Editor's Note: If you're new to Wisdom of Crowds, learn about our mission and ethos here. If you like this post, please consider signing up for free or becoming a subscriber to gain access to members-only content.
I don't think I would have been able or willing to write the piece that our new associate editor Derek Hudson recently wrote—"We Need Talk About Biden." Basically, Derek argues that Biden's mental fitness shouldn't be a taboo topic and that the unwillingness to talk about it might actually hurt Democrats. If it's going to come up in 2023 and 2024—and it most certainly will—then we should start thinking about it sooner rather than later.
A couple of interesting things strike me about this argument. First, because almost everyone (on the Democratic side) immediately stopped talking about it once Biden got the nomination, I had forgotten that it wasn't taboo. In effect, my sense of what was real was altered over time by what I saw my peers saying or not saying. And now I have no memory, at least not one that I can access, of all the comments from Cory Booker, Bernie Sanders, Julian Castro, Tim Ryan (still have no idea who this is), and even Biden himself about how discussing "fitness" for office was fair game.
I'm still uncomfortable talking about it and I certainly wouldn't express a strong opinion on it one way or another. Which raises the question of why. That's a big part of what we try to do at Wisdom of Crowds, not to win an argument, but to interrogate how we come to believe the things we believe.
I think the "why" of it is tied to the existential nature of our politics. As I argued in a previous piece, this existential tenor—which is unusual in advanced democracies—will be the fundamental political challenge of our time.
As it turns out, democracy doesn't produce consensus, civility, or any shared understanding of what it means to be a nation. Democracy, in tandem with higher levels of educational attainment and access to unlimited information, can radicalize populations, as we're finding out in real-time. As political philosopher (and our own co-curator of The Democracy Essays) Samuel Kimbriel has written, "For many Americans, it no longer appears that democracy naturally produces a population that can live peacefully together (nor even, perhaps, that it should)."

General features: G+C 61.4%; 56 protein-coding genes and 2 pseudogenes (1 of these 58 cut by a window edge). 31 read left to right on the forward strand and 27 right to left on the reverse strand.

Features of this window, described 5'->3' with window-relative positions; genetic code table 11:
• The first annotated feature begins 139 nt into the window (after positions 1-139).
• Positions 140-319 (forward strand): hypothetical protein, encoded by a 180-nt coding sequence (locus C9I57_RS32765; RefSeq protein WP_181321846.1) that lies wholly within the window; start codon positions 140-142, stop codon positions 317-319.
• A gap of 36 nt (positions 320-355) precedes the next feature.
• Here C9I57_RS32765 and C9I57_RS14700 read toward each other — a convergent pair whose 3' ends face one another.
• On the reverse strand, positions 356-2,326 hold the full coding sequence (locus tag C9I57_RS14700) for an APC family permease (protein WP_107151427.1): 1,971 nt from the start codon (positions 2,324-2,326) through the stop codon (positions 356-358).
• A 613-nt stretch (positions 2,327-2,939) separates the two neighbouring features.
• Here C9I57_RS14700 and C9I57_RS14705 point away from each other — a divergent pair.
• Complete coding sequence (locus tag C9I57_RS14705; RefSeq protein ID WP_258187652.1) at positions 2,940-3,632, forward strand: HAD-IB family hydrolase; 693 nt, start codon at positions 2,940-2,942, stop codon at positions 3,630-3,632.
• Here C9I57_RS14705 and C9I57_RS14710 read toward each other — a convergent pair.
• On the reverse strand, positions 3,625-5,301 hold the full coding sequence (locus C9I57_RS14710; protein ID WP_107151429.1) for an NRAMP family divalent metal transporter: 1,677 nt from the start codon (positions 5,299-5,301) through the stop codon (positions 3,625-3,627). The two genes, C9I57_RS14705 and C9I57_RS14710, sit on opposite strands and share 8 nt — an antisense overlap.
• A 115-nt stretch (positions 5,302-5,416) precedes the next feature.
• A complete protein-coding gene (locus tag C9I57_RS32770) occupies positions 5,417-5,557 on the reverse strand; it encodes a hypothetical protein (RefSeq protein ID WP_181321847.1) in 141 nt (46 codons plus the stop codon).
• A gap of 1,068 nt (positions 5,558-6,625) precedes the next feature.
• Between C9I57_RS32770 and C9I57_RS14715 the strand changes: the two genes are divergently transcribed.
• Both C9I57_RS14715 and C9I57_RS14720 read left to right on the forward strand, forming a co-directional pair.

It is difficult to overstate the extent to which this challenges the American self-conception. If democracy is good, then shouldn't it lead to other good things? If democracy is good, and it leads to bad things, then is it actually good?
In theory, existential politics might be "good" in some ways, in that it allows citizens to be fully, unapologetically themselves. They are liberated from the demand or expectation that they suppress their true commitments in the name of the common good. In practice, however, it doesn't always work out this way. Which brings me back to Biden and the perils of highlighting his age and agility. Because politics is, or feels, increasingly existential, it distorts our incentives. We worry about undermining our own "side." Or that fellow liberals will see what we choose to highlight to a wide audience as a betrayal, a step too far.
On any number of issues—Biden's fitness but also race, wokeness, and crime—liberals find themselves under considerable pressure to prioritize loyalty and advocacy over truth. It's simply too costly to go against the tide if you want to remain in good standing. There is no end to this way of thinking, unfortunately, and we are all susceptible to it. In a zero-sum political struggle, anything that could conceivably undermine morale or support on your side is perceived as helping the other side. And the other side is an existential threat, after all. So normal political discussion must be suspended until the threat passes. But what if the threat never passes?